China warned Hong Kong protesters Wednesday it would not tolerate them “stirring up trouble again” in the semi-autonomous territory that was rocked by months of pro-democracy demonstrations last year.
Mass arrests of protesters and a ban on large gatherings due to the coronavirus outbreak in the financial hub have stifled the protest movement, but small demonstrations have been held in recent weeks as contagion fears ease.
Hong Kong police used pepper spray to disperse protesters last Friday after a largely peaceful public holiday.
“We noticed that the black violent forces slowed down a little when faced with the Hong Kong epidemic, but now they are stirring up trouble again,” China’s top body overseeing Hong Kong said in a statement, referring to the black clothing worn by many of the protesters.
“The central government will not sit idly by and watch these insane and wantonly destructive forces,” said the State Council’s Hong Kong and Macau Affairs Office, adding that protesters wanted to “drag Hong Kong off a cliff”.
“It must be pointed out that ‘black violence’ and ‘scorched-earth’ approach is a political virus of Hong Kong society – the arch-enemy of One Country, Two Systems,” the HKMAO added.
Maya Wang, China researcher at Human Rights Watch, tweeted that the term “bears a striking resemblance to the Party’s use of the term “ideological virus” in Xinjiang and that there’s, disturbingly, growing parallel between Xinjiang & #HongKong.”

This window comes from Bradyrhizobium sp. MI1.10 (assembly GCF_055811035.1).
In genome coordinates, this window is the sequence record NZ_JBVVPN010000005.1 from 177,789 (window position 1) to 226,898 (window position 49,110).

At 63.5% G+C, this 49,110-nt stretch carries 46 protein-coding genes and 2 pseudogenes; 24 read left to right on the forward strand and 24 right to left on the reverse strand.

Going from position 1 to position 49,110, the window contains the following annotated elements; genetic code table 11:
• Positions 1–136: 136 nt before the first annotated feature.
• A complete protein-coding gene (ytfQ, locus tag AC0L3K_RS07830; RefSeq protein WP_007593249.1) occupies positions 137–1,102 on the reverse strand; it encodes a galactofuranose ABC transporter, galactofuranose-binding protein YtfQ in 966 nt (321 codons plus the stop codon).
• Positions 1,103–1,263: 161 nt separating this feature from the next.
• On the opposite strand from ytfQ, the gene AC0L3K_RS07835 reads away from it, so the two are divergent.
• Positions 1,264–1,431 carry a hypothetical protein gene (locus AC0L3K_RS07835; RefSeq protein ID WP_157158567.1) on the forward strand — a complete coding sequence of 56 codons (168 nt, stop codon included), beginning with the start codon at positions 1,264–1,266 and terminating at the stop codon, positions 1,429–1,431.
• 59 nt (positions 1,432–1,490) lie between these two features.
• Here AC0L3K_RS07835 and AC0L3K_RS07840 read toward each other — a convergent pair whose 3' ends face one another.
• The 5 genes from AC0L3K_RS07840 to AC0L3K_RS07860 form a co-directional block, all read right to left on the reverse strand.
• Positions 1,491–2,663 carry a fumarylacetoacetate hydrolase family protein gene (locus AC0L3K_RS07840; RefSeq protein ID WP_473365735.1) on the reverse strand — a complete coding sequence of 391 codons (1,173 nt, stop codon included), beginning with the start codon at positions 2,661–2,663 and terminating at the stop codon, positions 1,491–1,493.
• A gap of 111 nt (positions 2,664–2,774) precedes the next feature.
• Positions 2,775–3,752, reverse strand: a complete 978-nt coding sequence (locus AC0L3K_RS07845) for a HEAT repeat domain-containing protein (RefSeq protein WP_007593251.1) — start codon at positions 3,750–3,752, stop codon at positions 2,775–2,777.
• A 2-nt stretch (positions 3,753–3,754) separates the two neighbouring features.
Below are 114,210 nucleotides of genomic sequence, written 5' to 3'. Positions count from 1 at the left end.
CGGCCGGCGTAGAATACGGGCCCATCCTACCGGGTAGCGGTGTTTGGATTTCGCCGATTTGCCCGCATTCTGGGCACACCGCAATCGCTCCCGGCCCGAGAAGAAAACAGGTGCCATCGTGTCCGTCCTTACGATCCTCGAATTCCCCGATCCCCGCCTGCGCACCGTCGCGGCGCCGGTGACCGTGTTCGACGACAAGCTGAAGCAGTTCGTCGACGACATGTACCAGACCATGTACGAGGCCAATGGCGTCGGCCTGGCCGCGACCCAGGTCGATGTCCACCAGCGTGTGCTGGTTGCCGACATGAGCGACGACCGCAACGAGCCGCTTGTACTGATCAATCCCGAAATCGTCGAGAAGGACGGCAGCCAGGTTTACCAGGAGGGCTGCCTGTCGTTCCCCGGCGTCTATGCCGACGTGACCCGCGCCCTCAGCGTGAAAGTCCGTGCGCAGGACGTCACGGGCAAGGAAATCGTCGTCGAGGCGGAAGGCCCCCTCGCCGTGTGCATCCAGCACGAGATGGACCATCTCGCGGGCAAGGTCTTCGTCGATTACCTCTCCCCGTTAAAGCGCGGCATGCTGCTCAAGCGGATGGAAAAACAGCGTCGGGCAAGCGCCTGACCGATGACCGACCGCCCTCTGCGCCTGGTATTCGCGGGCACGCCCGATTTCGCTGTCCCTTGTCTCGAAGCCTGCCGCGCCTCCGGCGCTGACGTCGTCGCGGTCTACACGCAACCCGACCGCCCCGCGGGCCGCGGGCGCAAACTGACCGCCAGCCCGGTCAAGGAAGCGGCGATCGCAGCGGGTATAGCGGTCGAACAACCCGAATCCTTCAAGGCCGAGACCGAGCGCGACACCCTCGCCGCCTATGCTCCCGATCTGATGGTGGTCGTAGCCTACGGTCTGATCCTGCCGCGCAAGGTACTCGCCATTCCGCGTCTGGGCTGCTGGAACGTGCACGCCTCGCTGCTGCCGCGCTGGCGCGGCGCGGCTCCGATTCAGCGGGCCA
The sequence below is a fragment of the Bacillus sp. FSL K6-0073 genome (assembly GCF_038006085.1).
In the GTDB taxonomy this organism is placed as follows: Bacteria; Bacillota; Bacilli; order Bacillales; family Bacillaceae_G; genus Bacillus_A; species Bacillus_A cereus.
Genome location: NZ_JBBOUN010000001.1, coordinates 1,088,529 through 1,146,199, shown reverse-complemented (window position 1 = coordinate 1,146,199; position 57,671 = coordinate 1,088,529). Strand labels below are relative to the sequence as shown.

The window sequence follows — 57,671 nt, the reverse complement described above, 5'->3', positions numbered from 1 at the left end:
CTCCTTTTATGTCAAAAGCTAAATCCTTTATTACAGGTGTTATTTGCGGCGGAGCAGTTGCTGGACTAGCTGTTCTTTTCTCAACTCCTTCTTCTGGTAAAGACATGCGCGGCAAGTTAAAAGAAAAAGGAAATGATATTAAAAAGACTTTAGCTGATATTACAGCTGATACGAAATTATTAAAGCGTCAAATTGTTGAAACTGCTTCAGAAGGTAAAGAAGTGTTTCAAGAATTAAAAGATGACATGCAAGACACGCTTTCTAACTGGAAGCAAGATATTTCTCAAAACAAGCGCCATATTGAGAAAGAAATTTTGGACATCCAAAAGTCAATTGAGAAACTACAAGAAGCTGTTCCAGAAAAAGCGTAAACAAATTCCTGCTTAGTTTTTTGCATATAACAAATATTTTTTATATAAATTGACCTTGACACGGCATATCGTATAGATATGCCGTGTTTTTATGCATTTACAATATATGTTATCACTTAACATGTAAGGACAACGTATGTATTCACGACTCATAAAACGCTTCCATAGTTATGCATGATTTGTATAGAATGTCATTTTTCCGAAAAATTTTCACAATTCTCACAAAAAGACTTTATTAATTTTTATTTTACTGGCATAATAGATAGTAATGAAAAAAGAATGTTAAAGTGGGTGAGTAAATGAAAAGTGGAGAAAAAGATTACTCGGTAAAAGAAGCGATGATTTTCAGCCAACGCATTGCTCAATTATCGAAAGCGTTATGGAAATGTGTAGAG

The statement came after Hong Kong’s economy posted its worst-ever quarterly decline of 8.9 percent, pushing the territory deeper into recession.
Mass anti-government demonstrations began in June last year, triggered by opposition to a bill that would have allowed extraditions to mainland China where courts are controlled by the Communist Party.
But they have since grown to include demands for democracy and full accountability for police brutality.
Police have so far arrested 8,000 people and charged 1,365 over the protests, the latest official figures show.
Anger towards Beijing has been inflamed by the recent arrest of prominent activists on charges related to the demonstrations and senior Chinese officials announcing a greater say in how Hong Kong is run.
Additional reporting: Kelly Ho.
- Activist and ex-lawmaker Nathan Law drops out of election race after fleeing Hong Kong